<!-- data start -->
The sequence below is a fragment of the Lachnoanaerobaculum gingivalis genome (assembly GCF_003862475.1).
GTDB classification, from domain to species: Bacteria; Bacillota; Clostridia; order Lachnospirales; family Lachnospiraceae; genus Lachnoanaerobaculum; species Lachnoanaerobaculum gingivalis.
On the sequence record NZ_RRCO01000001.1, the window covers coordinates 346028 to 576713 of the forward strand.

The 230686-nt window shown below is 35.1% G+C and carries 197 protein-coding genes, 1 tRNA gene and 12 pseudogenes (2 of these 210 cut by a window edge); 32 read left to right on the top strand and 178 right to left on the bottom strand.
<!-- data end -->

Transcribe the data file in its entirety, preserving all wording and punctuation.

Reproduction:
The sequence below is a fragment of the Lachnoanaerobaculum gingivalis genome (assembly GCF_003862475.1).
GTDB classification, from domain to species: Bacteria; Bacillota; Clostridia; order Lachnospirales; family Lachnospiraceae; genus Lachnoanaerobaculum; species Lachnoanaerobaculum gingivalis.
On the sequence record NZ_RRCO01000001.1, the window covers coordinates 346028 to 576713 of the forward strand.

The 230686-nt window shown below is 35.1% G+C and carries 197 protein-coding genes, 1 tRNA gene and 12 pseudogenes (2 of these 210 cut by a window edge); 32 read left to right on the top strand and 178 right to left on the bottom strand.